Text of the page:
Liquid based cytology for primary screening of cervical cancer showed a significantly increased sensitivity for cervical intraepithelial neoplasia of grade 1 but not for lesions of grade 3 or more. We observed a relevant reduction in unsatisfactory slides with liquid based cytology as a result of a decrease in obscuring inflammation. We observed a slight increase of the point estimate for relative sensitivity of liquid based cytology compared with conventional cytology for cervical intraepithelial neoplasia of grade 2 or more (1.17 with atypical cells of undetermined significance as the cut-off point, 1.03 with low grade intraepithelial lesions as the cut-off point) but this was far from significant. Values between 0.87 and 1.56 were included in the 95% confidence interval of relative sensitivity with atypical cells of undetermined significance as the cut-off point. Therefore we cannot exclude increases and decreases of sensitivity in this range. The study had a 80% power to detect as statistically significant a 50% increase in sensitivity and a 41% power to detect a 30% increase. The study size was, however, determined for another objective (long term rates of cervical intraepithelial neoplasia). These power calculations are based on the observed number of women recruited and the detection rate in the liquid based cytology arm.
We carried out a large randomised trial nested in screening programmes, which was representative of routine activity. Colposcopy was carried out in a high proportion of women whose screening results were positive. Colposcopists were not blinded to type of cytology, but the number of biopsies per woman undergoing colposcopy was similar in the two arms. Histology was independently reviewed, with reviewers blinded to trial arm and cytology result. A few centres adopted a different protocol between study arms for the management of women with atypical cells of undetermined significance. However the results were almost unchanged when the analysis was restricted to the centres that applied the same protocol in both arms and when low grade intraepithelial lesions were considered as the cut-off point for cytology.
Several reviews and meta-analyses of the performance of liquid based cytology, based on non-randomised studies, have been published but have reached conflicting conclusions.1 4 5 6 7 8 9
A recent systematic review on liquid based cytology1
found one small randomised controlled trial only.10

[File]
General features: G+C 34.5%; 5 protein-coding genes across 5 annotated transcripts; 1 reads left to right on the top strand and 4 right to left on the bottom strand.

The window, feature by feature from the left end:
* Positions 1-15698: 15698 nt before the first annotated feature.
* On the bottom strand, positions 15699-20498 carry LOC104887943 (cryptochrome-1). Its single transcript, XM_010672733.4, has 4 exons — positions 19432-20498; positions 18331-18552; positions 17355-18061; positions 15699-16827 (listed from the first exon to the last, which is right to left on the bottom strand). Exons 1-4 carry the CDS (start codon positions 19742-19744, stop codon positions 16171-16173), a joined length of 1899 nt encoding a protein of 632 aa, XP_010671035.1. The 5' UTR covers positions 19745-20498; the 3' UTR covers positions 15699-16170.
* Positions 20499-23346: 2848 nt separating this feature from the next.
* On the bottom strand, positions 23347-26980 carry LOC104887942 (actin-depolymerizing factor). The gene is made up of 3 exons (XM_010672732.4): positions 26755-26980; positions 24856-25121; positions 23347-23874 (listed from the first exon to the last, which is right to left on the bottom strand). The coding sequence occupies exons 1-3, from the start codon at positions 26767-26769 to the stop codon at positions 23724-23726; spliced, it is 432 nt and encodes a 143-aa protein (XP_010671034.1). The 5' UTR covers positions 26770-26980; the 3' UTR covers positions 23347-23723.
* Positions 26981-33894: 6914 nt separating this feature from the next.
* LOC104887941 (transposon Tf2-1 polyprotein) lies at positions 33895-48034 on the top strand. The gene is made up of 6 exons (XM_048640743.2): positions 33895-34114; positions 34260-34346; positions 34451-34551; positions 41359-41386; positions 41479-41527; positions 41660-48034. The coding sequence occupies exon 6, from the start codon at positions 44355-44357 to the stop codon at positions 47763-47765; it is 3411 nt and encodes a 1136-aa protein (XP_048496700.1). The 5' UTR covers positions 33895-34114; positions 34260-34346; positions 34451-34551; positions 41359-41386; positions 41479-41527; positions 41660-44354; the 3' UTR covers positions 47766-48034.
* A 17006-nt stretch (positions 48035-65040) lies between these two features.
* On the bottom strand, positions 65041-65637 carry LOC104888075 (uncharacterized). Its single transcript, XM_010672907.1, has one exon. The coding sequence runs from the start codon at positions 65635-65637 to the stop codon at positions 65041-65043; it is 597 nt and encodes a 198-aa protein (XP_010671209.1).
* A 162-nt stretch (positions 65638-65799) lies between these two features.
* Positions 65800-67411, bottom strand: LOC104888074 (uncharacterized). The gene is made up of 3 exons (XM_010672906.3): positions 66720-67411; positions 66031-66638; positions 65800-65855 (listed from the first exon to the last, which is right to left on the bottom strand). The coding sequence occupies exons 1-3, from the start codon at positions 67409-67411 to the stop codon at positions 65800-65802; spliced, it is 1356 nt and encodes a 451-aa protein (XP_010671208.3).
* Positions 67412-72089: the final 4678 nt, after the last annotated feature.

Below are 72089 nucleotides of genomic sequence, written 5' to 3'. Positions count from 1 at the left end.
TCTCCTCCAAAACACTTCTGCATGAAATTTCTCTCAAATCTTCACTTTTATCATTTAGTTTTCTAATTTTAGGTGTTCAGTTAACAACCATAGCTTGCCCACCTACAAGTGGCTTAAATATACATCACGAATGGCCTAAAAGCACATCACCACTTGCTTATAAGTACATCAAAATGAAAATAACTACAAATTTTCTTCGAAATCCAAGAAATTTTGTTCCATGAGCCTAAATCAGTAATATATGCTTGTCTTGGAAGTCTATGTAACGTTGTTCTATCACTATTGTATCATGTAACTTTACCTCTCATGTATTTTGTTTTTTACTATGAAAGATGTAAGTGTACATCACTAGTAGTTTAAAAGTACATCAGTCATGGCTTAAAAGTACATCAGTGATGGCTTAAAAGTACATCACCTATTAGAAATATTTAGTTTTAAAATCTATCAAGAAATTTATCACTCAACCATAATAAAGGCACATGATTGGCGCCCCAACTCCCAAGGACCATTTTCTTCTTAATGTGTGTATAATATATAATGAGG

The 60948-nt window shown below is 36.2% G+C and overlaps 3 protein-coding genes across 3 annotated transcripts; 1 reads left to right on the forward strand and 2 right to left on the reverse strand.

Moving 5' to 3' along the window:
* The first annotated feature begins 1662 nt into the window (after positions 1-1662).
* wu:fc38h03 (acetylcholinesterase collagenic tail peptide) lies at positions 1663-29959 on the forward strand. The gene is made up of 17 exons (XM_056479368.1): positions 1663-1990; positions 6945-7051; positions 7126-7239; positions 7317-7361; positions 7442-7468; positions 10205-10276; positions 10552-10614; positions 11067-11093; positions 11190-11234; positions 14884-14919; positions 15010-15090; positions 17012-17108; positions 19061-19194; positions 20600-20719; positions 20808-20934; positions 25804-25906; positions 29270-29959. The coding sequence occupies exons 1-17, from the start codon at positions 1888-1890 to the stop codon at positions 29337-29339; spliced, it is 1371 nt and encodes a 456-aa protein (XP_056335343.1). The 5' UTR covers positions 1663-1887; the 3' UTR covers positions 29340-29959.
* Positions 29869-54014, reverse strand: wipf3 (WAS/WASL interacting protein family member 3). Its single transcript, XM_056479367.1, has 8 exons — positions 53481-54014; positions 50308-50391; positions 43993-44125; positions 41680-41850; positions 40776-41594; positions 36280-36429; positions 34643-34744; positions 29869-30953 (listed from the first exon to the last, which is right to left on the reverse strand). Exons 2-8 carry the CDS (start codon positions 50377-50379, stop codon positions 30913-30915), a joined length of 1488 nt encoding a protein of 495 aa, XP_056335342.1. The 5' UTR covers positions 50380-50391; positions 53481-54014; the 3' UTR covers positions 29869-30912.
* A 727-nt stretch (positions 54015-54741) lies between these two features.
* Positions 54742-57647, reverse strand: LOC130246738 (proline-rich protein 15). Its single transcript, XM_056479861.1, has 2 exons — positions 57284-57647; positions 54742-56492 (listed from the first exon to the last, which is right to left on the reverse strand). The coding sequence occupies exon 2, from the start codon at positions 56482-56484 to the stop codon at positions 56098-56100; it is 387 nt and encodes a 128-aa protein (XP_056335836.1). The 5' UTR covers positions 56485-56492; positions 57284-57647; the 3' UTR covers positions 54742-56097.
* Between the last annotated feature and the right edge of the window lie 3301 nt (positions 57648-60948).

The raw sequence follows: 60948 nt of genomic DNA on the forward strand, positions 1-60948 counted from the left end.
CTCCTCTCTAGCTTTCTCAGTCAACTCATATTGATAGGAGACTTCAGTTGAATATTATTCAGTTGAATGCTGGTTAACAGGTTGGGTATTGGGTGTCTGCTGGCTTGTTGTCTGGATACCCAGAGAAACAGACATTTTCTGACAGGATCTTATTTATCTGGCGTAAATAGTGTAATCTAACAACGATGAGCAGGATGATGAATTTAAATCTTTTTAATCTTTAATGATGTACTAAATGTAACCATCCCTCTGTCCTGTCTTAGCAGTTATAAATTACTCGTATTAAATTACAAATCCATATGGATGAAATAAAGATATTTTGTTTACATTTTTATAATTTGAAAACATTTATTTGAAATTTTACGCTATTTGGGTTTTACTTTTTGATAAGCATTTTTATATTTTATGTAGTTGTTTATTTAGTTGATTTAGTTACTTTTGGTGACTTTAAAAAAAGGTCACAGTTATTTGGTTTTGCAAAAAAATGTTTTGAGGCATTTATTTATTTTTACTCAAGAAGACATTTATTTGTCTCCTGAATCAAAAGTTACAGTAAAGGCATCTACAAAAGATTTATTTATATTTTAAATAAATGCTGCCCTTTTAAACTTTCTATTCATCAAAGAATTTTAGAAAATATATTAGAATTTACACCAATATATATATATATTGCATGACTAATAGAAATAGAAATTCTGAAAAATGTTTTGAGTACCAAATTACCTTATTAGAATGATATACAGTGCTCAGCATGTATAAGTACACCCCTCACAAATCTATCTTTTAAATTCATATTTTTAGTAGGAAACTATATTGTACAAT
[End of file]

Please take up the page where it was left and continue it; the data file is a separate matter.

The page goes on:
The same review1
identified only five “high quality” studies (slides read without knowledge of the others' results, with verification by masked reference standard of at least all positive slide results).11 12 13 14 15
Such studies did not show increased accuracy with liquid based cytology, in agreement with our results. However four of them were split sampled and this could affect the accuracy of liquid based cytology.
We also found that liquid based cytology had a lower positive predictive value than conventional cytology. This reduction was the result of an increased frequency of abnormal findings (usually low grade) without an increase in high grade cervical intraepithelial neoplasia on histology. An increased frequency of low grade lesions with liquid based cytology has already been observed.1
The relative frequency of atypical cells of undetermined significance varied between studies, but overall in high and medium quality studies more slides were classified as atypical cells by liquid based cytology than by conventional cytology.1
Interpretation of cytology is highly subjective. Therefore the effect of moving from conventional to liquid based cytology could vary across laboratories. Our data do not, however, show evidence of heterogeneity between the centres in this study. We also did not observe any difference in the performance of liquid based cytology compared with conventional cytology according to previous experience with liquid based cytology, nor with increasing experience in the study. Although the power of interaction test is usually limited, in this case all P values were far from significant. In addition, point estimates changed little when we restricted the analysis to centres with experience of ThinPrep, or to the second half of enrolment in each centre. It is possible that greater experience could have an effect but, in case of shift from conventional to liquid based cytology, this would mean a long period of decreased accuracy before possible advantages.
On the basis of this analysis, the main advantage of moving to liquid based cytology is a reduction in the rate of unsatisfactory slides. Other established advantages are the shorter time needed for interpretation12 16
and the possibility of using the same sample for testing for human papillomavirus and for other molecular tests.
What is already known on this topic
- Despite the widespread use of liquid based cytology only a few high quality studies and no large randomised trial have examined its diagnostic accuracy
- Systematic reviews have produced conflicting conclusions
What this study adds
- Liquid based cytology shows no significant difference in sensitivity to conventional cytology
- A significant reduction in positive predictive value was, however, apparent